The quest for a rock solid data centre
With the increasing demands by businesses and consumers for more data, it’s the data centre that’s feeling the squeeze. What’s it take to create a rock solid data centre?
According to Camille Mendler from research services company Informa, we are in the middle of a book in data centre construction. She says, “Our conservative estimates are that more than 800,000 square metres of data centre space is being constructed right now - or has been announced and is being constructed - by telecom operators right now.” The inner Mongolian city of Hohhot is seeing an investment of $8bn from cloud service providers with most of that going to data centre construction.
When there’s so much activity, how can we be assured that what we are building will reliably fulfil the needs of businesses and consumers? The answer starts by looking at the key problems and then building data centres that are, by design, created to not suffer the issues.
Informa’s research suggests that the main reasons data centres fail are:
- Acts of God
- Human error
- Fibre cut and/or network outage
- Power outage
- Equipment failure
- Hacking/malicious code
- Data corruption
- Cascading system failure arising from several of the above
It might be tempting to think that the reliability of your next data centre project will be dependent on the way the data centre is built and its location. But according to Mendler, size isn’t the key issue. It’s the ability to adapt to new demands - quickly and efficiently. That means the data centre fabric, external network, and systems and processes all count.
If you look at the list of key points of failure, many are external. And in order to be able to deal with the external factors, service providers building data centres need to be adaptable to change. As Charles Darwin put it: “It is not the strongest of the species that survives, nor the most intelligent ... It is the one that is the most adaptable to change.”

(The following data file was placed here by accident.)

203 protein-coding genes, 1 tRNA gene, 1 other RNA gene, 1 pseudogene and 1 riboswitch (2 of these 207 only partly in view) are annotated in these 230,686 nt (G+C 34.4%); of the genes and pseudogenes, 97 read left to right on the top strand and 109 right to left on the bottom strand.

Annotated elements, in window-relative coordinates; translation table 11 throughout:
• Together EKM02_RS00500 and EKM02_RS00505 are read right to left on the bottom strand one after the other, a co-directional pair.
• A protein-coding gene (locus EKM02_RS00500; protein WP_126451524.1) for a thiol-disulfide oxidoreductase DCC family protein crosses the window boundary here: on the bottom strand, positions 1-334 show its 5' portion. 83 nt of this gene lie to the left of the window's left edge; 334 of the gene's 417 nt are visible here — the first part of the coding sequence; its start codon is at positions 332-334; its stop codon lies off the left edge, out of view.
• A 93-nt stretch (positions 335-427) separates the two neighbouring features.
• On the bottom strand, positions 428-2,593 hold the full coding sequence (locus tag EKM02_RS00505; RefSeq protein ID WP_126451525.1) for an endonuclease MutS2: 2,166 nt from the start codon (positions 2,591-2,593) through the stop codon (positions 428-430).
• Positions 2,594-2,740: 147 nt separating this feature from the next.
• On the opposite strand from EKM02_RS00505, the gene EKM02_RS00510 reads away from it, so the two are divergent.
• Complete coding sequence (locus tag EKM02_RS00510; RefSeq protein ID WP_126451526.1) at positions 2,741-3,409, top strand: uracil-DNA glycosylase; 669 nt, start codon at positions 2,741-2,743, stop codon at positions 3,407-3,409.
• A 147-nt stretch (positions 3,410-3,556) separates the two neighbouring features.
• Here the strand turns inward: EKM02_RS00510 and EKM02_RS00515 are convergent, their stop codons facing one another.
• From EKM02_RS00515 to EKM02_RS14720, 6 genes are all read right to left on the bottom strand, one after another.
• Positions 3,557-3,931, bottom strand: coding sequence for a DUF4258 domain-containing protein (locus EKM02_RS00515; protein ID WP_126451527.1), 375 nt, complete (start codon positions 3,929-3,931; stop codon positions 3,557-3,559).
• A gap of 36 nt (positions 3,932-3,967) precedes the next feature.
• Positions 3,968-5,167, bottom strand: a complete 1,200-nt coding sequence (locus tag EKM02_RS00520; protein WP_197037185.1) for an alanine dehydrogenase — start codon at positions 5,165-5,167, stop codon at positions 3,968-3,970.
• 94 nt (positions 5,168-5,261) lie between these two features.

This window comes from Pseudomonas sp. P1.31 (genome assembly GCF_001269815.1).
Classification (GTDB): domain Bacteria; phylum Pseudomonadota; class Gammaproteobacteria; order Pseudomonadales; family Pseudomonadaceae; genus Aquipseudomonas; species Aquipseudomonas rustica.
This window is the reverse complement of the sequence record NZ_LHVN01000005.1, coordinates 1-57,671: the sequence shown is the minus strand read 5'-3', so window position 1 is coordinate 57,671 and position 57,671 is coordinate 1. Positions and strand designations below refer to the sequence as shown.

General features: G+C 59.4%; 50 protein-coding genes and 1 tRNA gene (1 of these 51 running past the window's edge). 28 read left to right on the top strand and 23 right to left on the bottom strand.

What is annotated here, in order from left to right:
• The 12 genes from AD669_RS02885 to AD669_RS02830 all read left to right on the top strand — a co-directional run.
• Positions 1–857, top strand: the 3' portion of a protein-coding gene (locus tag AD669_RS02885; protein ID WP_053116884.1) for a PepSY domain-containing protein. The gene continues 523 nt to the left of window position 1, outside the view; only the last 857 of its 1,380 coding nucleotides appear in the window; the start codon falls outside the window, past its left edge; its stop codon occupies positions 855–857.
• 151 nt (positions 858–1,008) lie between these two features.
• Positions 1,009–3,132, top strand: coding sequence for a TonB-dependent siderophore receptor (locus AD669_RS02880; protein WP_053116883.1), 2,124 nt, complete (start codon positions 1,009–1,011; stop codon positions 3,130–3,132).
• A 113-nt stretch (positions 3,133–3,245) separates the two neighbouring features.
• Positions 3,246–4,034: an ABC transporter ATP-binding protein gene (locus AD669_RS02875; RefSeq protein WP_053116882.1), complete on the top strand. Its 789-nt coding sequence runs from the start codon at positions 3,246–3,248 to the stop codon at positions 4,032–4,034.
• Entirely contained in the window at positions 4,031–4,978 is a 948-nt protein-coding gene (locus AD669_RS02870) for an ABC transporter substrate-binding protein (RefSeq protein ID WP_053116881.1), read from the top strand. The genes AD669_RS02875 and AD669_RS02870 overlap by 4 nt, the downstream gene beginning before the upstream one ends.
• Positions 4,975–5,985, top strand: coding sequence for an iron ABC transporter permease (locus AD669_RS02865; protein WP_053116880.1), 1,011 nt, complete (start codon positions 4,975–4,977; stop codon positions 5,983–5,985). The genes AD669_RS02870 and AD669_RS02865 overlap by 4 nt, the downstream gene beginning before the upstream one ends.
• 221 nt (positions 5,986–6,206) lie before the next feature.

Mr Yulianus, a division head at Indonesian data centre provider Indosat, says, “Choosing the location as the strategic data centre facility is very important, especially in Indonesia where we have very limited power capability, so not in every location we can have dual outsource. So selecting the location is very strategic.”
Choosing the right location can mitigate many of the risks articulated by Mendler. By choosing a location with redundant power and carrier network connections, it’s possible to maintain to customers, both internal and external, in the event of an external failure.
One of the clear trends is that the increase in computing density created by virtualisation and blade servers has created a very different environment for data centre managers. Organisations like Google now run thousands of servers with far fewer staff than ever before. That reduces the chance of human error or what Mendler calls “the idiot who brings a can of Coke into the data centre and then spills it”.
Perhaps the most important factor in maintaining a rock solid data centre is a life cycle of vigilance - from construction to maintenance. This means looking at designing so that specific reliability levels are possible, conforming to standards such as ISO 227001 for security and ensuring that every single point of failure is removed or excluded by design.
In Mendler’s view, this is perhaps why so many businesses, large and small, are looking at externalising their data centre. “… that’s why a lot of enterprises are considering externalising the data centre, partly because of the complexity of maintaining their own, or if they want to maintain their own, they’ll externalise some of the backup disaster recovery to a third party,” she said.
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